Haunting Julia: Interviews

This section features interviews with Alan Ayckbourn about Haunting Julia.

The following interview is an extract from a larger interview with Alan Ayckbourn about his supernatural plays. It was conducted with his Archivist, Simon Murgatroyd, during 2008 and the transcript for the full interview can be found

Haunting Julia

Interviews with Alan Ayckbourn

Simon Murgatroyd (2008)
Charles Hutchinson (2020)
Simon Murgatroyd: I’ve always felt you’ve had a soft spot for Haunting Julia, what are your thoughts on the play?
Alan Ayckbourn:
It started off as a scare-‘em play but it is also about things I find very interesting: quite dark themes like the effect suicide has on the people they leave behind and how parents affect their children.

No matter how remotely connected you are to a suicide, I think you always bring it back to yourself: you wonder what you could have done, which is probably nothing at all. For Julia’s father and mother, there will always be the question: “Is there something different we could have done that would have made a difference?” I suspect the play also hints that Joe and Dolly accelerated an already existing condition.

Julia is undoubtedly a genius and the play also asks whether that sort of behaviour goes hand in hand with genius? Is genius actually a form of personality instability? I suspect that, although a lot of them stop short of suicide - or there’d be millions of dead genii lying all over the place!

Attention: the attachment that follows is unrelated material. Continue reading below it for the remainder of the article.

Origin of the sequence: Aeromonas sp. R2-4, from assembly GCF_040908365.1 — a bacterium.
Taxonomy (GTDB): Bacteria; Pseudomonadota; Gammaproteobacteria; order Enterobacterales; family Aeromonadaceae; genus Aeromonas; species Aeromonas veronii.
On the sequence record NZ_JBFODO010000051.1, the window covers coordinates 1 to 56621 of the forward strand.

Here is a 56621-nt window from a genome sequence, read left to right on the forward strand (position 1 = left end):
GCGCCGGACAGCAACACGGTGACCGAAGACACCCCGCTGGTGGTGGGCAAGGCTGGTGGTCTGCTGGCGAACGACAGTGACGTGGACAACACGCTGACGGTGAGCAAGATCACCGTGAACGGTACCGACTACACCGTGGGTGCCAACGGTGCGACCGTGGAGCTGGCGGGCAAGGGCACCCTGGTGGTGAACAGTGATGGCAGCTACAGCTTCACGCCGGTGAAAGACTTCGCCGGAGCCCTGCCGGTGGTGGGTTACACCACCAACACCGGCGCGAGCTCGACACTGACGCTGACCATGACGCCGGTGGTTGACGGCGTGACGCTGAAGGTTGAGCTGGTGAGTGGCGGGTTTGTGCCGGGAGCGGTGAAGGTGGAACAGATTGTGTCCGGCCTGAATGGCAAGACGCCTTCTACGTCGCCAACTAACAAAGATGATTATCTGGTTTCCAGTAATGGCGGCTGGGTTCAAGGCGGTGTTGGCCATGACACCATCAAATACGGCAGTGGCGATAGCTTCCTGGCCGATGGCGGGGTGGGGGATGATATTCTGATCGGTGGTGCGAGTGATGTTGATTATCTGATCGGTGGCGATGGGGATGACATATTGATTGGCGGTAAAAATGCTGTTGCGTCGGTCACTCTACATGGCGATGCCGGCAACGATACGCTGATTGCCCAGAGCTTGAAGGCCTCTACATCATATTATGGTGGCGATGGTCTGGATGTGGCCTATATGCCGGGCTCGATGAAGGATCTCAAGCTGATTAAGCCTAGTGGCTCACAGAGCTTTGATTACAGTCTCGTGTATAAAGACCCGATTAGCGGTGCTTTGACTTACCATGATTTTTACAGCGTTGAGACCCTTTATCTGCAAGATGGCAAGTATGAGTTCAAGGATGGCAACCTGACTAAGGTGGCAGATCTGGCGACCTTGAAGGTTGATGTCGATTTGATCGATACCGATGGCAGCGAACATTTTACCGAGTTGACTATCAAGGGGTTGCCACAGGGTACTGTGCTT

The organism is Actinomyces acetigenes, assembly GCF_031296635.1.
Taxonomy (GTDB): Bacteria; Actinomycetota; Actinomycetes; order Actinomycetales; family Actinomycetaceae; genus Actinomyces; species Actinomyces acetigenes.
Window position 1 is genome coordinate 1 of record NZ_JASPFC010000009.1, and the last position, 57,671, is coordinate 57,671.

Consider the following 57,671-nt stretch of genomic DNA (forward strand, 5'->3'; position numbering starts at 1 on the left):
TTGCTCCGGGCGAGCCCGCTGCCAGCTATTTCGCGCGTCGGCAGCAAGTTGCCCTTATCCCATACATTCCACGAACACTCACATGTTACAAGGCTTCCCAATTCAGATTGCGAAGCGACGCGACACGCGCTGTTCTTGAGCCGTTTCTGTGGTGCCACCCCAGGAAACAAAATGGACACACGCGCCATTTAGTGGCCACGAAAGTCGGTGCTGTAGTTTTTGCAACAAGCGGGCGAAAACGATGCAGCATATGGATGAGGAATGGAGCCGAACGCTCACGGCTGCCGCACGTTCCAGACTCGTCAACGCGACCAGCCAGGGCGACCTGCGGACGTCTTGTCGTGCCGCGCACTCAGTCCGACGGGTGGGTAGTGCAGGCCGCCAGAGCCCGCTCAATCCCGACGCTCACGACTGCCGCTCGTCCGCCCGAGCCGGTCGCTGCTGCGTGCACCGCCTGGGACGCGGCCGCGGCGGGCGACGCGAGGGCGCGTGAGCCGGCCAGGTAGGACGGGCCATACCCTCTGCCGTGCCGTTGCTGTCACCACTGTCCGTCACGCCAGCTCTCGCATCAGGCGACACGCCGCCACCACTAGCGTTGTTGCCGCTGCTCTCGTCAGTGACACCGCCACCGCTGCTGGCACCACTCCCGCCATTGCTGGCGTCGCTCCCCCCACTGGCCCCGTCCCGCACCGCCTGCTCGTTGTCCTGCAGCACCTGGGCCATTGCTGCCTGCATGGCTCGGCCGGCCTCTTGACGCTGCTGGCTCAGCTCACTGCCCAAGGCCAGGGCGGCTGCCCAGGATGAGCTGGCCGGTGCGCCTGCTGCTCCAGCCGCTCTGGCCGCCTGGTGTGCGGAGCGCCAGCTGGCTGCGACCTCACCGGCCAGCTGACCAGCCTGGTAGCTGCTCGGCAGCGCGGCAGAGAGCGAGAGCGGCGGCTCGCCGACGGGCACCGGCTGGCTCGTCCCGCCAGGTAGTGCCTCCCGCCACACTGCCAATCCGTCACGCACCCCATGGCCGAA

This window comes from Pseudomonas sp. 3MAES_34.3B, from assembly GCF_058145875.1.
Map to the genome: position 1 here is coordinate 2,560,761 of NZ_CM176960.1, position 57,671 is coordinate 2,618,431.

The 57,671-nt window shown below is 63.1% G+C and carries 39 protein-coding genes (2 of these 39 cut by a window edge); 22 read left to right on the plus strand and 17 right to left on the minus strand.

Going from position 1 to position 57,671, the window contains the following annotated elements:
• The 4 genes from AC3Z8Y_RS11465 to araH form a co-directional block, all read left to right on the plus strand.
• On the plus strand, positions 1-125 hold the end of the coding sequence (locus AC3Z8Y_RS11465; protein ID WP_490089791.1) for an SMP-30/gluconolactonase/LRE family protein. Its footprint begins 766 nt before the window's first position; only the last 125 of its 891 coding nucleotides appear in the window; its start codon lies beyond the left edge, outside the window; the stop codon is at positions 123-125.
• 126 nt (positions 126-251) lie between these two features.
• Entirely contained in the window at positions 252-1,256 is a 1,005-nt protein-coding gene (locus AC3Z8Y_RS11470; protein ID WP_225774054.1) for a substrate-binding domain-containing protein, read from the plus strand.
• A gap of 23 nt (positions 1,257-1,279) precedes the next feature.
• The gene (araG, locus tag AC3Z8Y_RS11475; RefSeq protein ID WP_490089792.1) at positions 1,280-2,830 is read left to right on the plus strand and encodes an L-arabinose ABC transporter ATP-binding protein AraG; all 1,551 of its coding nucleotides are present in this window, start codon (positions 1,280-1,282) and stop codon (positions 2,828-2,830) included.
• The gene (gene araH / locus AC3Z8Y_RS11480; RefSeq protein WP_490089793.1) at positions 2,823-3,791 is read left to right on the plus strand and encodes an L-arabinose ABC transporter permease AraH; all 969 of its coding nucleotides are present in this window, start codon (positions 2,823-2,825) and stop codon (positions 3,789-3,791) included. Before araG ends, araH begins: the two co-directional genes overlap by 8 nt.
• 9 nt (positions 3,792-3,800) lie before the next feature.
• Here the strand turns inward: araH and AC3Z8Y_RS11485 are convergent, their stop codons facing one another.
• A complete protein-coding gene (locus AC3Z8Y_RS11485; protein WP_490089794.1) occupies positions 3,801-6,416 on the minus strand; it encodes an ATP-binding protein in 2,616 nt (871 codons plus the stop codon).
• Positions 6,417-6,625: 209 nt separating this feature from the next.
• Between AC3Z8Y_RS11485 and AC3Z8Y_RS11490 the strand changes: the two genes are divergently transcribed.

Finally, it’s about the supernatural. Of all three plays this season [
Haunting Julia, Snake In The Grass and Life & Beth], it’s undoubtedly the supernatural one. This element is much stronger here as, in a sense, we are taking part in a séance. We trying to triangulate an image of the girl with these three actors on stage; trying to create her first by account and then by actual concentration. I’ve said to the actors at previous productions, the greatest achievement would be for the audience to almost think they see her. Which is why there is no interval: there’s no way you can take 15 minutes from a séance to have a drink and come back and say: “Where were we? Was anybody there?”

Whether they manage to bring her back or not, I suspect, is left a little bit in the air. Do we hear Julia through Joe, because he is so obsessed and close to her?

It’s a dark journey but not without its humour. I tried to put in a sceptic, Andy the boyfriend doesn’t believe in all this rubbish and indeed there’s this wonderful line in the movie The Haunting, where the chief spook-hunter says “I hope to goodness you never do see anything, Jack, or the hinges of that closed door of a mind of yours will break open.” And Andy is probably worse affected by what happens than the others because he’s shut the door in his mind very firmly and the other two at least have left enough leeway that what’s happening is possible. Personally if I saw a ghost it’s probably finish me off altogether! I hope I’ve enough leeway in my mind that if I did see one it wouldn’t cause a complete turning around of my faith and confidence.

You’ve always been fascinated by off-stage characters; arguably Julia is a very strong example of this.